This was the book I was originally searching for when I ended up reading Art on the Edge. My initial euphoria w/r/t Rosenberg has dissipated, or perhaps my mood has shifted. Regardless, this book of essays was less enjoyable and somewhat incomprehensible. I felt my attention straying on nearly every page—my own fault, I’m sure. He’s best when he’s sniping at someone, my favorite in this case was the essay École de New York wherein he takes the Met curator Henry Geldzahler to task for trying to make such a thing as the “New York School.” Here’s his zinger:
Indeed, it was by the frequency with which they had been displayed that the artists in his show presumably met Geldzahler’s criteria: that the works shall have “commanded critical attention or significantly deflected the course of recent art.”… “Critical attention” and historical “deflection” were Gledzahler’s sententious terms for confessing his adherence to the star system. What he was actually saying was: I have been going through museum catalogs and art magazines, and from the artists most talked about I have picked the ones I like best.
Later, “no description could be less relevant to these artists than Geldzahler’s reference to Gorky, Pollock, and Smith as ‘giants.’ Giants do not paint pictures, they roll boulders down hills.” And “it seems evident that for him the significant ideas are those of curators and dealers, and he goes as far as to express the astonishing belief that the fall of the School of Paris was brought about by the absence of enterprising museum personnel: ‘One of the reasons French art weakened so considerably after World War II was that the key paintings and sculptures of the first half of the century were not on view in Paris.’ The decline of Europe could, it seems, have been averted after all if there had been sufficient gallery space. ”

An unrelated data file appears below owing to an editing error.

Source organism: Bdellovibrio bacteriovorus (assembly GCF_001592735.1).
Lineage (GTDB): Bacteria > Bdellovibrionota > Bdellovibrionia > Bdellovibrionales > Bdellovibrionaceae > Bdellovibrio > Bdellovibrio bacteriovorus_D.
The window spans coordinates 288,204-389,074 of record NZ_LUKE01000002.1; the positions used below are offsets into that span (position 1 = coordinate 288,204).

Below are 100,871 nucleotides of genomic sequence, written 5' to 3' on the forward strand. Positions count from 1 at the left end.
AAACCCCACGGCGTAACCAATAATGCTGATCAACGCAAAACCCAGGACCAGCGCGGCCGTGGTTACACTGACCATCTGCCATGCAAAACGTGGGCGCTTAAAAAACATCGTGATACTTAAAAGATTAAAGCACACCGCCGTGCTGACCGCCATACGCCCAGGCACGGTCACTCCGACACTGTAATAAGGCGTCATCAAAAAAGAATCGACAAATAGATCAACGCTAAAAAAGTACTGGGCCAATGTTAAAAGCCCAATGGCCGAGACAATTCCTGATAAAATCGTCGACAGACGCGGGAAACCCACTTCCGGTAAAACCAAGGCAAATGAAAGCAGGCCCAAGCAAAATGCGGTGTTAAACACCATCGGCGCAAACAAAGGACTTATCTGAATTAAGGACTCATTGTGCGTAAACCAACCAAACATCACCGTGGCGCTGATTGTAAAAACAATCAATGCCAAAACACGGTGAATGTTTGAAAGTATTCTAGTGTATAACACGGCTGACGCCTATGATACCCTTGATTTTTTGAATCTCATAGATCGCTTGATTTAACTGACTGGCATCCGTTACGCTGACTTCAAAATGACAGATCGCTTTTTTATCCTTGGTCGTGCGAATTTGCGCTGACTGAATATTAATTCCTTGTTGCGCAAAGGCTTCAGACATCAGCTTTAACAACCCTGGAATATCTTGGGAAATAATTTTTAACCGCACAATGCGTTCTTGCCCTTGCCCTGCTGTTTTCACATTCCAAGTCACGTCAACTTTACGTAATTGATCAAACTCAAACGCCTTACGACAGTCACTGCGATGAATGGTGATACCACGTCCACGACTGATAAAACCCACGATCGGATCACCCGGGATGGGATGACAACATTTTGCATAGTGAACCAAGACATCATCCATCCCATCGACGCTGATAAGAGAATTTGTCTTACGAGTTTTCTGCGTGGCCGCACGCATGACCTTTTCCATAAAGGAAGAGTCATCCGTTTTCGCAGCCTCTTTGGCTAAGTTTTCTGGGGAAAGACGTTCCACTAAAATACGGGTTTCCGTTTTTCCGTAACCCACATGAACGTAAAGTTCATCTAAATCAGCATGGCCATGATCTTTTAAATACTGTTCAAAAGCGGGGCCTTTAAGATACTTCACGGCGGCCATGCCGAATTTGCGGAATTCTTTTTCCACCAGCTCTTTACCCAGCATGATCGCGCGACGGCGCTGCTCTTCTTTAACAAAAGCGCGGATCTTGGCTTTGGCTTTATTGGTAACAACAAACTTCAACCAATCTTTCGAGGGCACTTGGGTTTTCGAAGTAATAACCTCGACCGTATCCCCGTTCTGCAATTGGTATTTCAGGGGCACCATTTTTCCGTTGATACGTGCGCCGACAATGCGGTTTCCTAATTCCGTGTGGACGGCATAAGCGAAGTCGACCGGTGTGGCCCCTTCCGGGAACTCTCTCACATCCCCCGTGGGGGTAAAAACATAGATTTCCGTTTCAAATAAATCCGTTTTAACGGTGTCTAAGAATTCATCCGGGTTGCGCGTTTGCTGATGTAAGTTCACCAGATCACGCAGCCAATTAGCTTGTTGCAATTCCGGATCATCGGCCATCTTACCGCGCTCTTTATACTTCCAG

Another essay I enjoyed was Art and Words, dissecting the necessary relationship of current art between materials and words, especially in certain forms like earthworks where the art is inaccessible except through the explanatory text. “Art communicated through documents is a development to the extreme of the Action-painting idea that a painting ought to be considered as a record of the artist’s creative process rather than as a physical object… Logically the work may therefore be invisible—told about but not seen.” Painter Gregoire Müller declares that works are often of “greater intellectual than visual interest.”
Also fun was to read the inscription some previous library patron had added to Rosenberg’s paean to Barnett Newman, accusing Rosenberg of vilifying “Miss” Frankenthaler’s work while building up Newman’s simply because they were in the same social circle. It covers two pages in blue pen.